The mix of old and new aesthetics goes strong throughout the film, as we see a broad mix of styles that makes the film seem as if it is throwing everything it possibly could at the audience. While the Shaw studio wasn’t primarily known for it, they did have many strong comedic kung fu films that came from their peak era. However, Liu Chia Liang obviously infuses both the tenacity and stoic honor of the more serious hero films of the film along with what I would consider more of a Golden Harvest era sense of slapstick comedy. The film often fluctuates in its seriousness. Although it is comedic for a great deal of its running time, Liang never lets his audience forget the fact that serious things are at foot here. The stuck-up little brat that looks to paint his monkey style kung fu pictures, played with annoyingly spectacular proficiency by Lau Wing-Kin, provides the primary form of comedy and he usually isn’t so over the top that it becomes unbearable. He and Wu Jing both get to try their hand at entertaining the audience, and while the movie doesn’t come close to finding that pitch perfect blend of action and comedy, the cast do a good job in playing the things that need to be straight, as straight, and those that need to be silly, as silly.
Liu Chia Liang, while not as exaggerated as his old rival Chang Cheh, did love his gimmicks as much as anyone. Drunken Monkey, if you didn’t already get it from the title, is another demonstration of drunken boxing as well as a demonstration for the monkey style of kung fu. Using the momentum for the re-release of Iron Monkey as well as the popularity of drunken style kung fu that was made so popular through Liu Chia Liang’s work on Legend of Drunken Master, Drunken Monkey definitely looked to cash in on the gimmickry of its concept. Within the realm of kung fu cinema this is not an offense mind you, because a good gimmick is the first step in setting your project apart from the masses. After all, we are in this for the escapism and pure entertainment that these massively orchestrated fight sequences provide us, and when the drama of these fights can be amplified through the use of some kind of ‘cool’ outside force: then why the heck not?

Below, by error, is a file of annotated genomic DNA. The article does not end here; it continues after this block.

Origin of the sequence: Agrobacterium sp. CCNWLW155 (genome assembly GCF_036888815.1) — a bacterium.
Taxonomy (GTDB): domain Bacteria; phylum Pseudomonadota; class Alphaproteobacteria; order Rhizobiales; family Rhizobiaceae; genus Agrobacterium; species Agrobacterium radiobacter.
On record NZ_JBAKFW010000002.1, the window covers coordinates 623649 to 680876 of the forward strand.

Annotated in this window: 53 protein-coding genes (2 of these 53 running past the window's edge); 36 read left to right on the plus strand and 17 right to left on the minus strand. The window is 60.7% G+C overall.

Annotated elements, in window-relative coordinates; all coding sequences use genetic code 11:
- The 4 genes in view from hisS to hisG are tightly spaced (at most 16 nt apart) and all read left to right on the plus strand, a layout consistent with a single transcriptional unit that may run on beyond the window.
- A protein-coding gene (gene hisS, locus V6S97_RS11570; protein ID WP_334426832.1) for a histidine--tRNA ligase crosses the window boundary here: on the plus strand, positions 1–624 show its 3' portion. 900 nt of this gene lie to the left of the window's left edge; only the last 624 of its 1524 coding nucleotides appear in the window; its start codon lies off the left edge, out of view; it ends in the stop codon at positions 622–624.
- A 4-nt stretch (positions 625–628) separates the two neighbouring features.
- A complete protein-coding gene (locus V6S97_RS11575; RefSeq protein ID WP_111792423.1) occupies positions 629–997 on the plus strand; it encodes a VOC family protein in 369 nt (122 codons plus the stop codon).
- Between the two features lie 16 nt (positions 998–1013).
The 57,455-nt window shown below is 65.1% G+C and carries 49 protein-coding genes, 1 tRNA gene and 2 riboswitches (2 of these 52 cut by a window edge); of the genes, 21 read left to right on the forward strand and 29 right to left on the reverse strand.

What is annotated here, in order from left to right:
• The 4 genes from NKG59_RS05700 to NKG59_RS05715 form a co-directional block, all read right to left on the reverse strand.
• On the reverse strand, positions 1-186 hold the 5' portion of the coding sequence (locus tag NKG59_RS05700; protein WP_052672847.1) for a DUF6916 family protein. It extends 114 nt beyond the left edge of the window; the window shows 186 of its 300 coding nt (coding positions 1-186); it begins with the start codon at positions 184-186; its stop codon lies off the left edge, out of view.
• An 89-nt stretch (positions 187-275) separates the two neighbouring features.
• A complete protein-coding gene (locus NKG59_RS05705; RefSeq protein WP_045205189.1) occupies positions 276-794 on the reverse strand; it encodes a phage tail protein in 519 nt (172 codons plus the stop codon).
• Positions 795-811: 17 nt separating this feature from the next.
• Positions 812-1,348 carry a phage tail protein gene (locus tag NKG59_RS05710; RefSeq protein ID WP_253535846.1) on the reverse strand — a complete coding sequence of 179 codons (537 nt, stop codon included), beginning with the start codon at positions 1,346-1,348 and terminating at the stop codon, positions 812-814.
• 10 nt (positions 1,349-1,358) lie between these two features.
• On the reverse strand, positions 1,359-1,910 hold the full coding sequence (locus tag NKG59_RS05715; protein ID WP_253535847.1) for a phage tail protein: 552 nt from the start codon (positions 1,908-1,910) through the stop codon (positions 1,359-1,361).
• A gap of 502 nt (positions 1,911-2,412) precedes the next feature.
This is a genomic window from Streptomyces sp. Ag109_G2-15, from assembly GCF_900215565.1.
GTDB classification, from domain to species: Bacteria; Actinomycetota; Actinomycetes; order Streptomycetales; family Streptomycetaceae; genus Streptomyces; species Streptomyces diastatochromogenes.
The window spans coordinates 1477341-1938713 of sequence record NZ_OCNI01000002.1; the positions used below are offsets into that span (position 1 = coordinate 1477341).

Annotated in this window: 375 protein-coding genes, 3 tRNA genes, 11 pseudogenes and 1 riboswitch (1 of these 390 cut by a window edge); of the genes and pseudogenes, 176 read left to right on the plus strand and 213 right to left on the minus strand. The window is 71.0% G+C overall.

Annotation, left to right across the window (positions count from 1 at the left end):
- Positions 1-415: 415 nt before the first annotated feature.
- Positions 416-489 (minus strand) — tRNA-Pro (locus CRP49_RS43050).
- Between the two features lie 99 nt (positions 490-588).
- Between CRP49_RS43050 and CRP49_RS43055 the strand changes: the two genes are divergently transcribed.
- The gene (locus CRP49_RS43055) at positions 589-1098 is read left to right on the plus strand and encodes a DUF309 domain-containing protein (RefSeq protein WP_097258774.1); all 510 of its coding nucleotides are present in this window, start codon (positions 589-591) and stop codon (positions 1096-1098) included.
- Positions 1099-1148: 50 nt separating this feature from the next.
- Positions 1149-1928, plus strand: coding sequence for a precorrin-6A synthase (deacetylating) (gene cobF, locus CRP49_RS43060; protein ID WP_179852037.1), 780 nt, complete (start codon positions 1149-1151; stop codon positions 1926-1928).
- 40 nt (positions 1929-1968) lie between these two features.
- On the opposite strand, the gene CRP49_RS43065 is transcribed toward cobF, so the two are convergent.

The fight sequences as you may can guess, with Liu Chia Liang at the helm, are fantastic. Although I had never really seen anything featuring Wu Jing before, I will definitely do a better job in keeping up with his career because he definitely has the charisma and the ability to be a big star. He shines in his role, consistently throwing out his toothy smile while he hams it up during the sillier moments, but is deadly serious whenever the fight sequences call for it. Liu Chia Liang himself has a large role in the film and although it is obvious that he is getting up in age, he still looks very good here! He doesn’t look a day older than he did in Legend of Drunken Master, and he is still able to move around in a nimble fashion that you can’t help but feel rather impressed by. Gordon Liu also shows up of course, but unfortunately the role can only be considered an extended cameo of sorts. It still goes without mention that he does a great job with what he has to do, he is Gordon Liu after all! The fight choreography is truly where the majority of the stars put in their best work, as they should, with Wu Jing standing out as the young and quick star making a name for himself. Shannon Yao is also very surprising in her role as Liu Chia Liang’s adopted daughter, and she really shows a tremendous amount of talent in order to keep up with all of these legends. The fight choreography itself is fast and brutal, with Liu Chia Liang and company employing a great many tricks from all facets of martial arts cinema. Including modern tricks such as playing with camera speeds and adding powder to the actors so that the punches have more impact. The choreography is extensive and shots go on for as long as they need to be. No fast cuts with two-moves slapped together and called fight choreography here, this is the real deal.